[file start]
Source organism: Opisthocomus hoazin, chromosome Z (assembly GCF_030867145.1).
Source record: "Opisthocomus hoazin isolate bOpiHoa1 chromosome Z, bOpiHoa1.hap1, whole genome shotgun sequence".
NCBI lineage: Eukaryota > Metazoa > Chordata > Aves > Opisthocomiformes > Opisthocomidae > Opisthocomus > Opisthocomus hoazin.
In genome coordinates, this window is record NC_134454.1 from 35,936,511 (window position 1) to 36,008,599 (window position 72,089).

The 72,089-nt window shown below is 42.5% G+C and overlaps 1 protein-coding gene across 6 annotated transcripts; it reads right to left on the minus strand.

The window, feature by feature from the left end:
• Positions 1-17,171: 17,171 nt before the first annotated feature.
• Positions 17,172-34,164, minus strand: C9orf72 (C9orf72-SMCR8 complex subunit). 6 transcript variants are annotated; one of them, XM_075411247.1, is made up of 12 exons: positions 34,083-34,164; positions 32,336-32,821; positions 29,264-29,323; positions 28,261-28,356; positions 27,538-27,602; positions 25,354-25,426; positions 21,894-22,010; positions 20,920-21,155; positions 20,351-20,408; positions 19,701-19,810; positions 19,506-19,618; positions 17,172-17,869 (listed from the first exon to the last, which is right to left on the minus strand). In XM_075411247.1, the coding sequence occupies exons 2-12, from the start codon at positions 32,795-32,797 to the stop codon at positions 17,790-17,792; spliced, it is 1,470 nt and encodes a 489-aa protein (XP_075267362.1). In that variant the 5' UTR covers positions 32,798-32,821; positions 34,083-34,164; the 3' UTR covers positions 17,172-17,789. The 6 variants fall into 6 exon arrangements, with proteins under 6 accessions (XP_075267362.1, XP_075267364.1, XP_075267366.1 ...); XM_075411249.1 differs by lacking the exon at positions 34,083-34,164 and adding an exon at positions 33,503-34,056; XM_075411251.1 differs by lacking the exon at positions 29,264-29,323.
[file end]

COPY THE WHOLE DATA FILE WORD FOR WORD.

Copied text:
Source organism: Opisthocomus hoazin, chromosome Z (assembly GCF_030867145.1).
Source record: "Opisthocomus hoazin isolate bOpiHoa1 chromosome Z, bOpiHoa1.hap1, whole genome shotgun sequence".
NCBI lineage: Eukaryota > Metazoa > Chordata > Aves > Opisthocomiformes > Opisthocomidae > Opisthocomus > Opisthocomus hoazin.
In genome coordinates, this window is record NC_134454.1 from 35,936,511 (window position 1) to 36,008,599 (window position 72,089).

The 72,089-nt window shown below is 42.5% G+C and overlaps 1 protein-coding gene across 6 annotated transcripts; it reads right to left on the minus strand.

The window, feature by feature from the left end:
• Positions 1-17,171: 17,171 nt before the first annotated feature.
• Positions 17,172-34,164, minus strand: C9orf72 (C9orf72-SMCR8 complex subunit). 6 transcript variants are annotated; one of them, XM_075411247.1, is made up of 12 exons: positions 34,083-34,164; positions 32,336-32,821; positions 29,264-29,323; positions 28,261-28,356; positions 27,538-27,602; positions 25,354-25,426; positions 21,894-22,010; positions 20,920-21,155; positions 20,351-20,408; positions 19,701-19,810; positions 19,506-19,618; positions 17,172-17,869 (listed from the first exon to the last, which is right to left on the minus strand). In XM_075411247.1, the coding sequence occupies exons 2-12, from the start codon at positions 32,795-32,797 to the stop codon at positions 17,790-17,792; spliced, it is 1,470 nt and encodes a 489-aa protein (XP_075267362.1). In that variant the 5' UTR covers positions 32,798-32,821; positions 34,083-34,164; the 3' UTR covers positions 17,172-17,789. The 6 variants fall into 6 exon arrangements, with proteins under 6 accessions (XP_075267362.1, XP_075267364.1, XP_075267366.1 ...); XM_075411249.1 differs by lacking the exon at positions 34,083-34,164 and adding an exon at positions 33,503-34,056; XM_075411251.1 differs by lacking the exon at positions 29,264-29,323.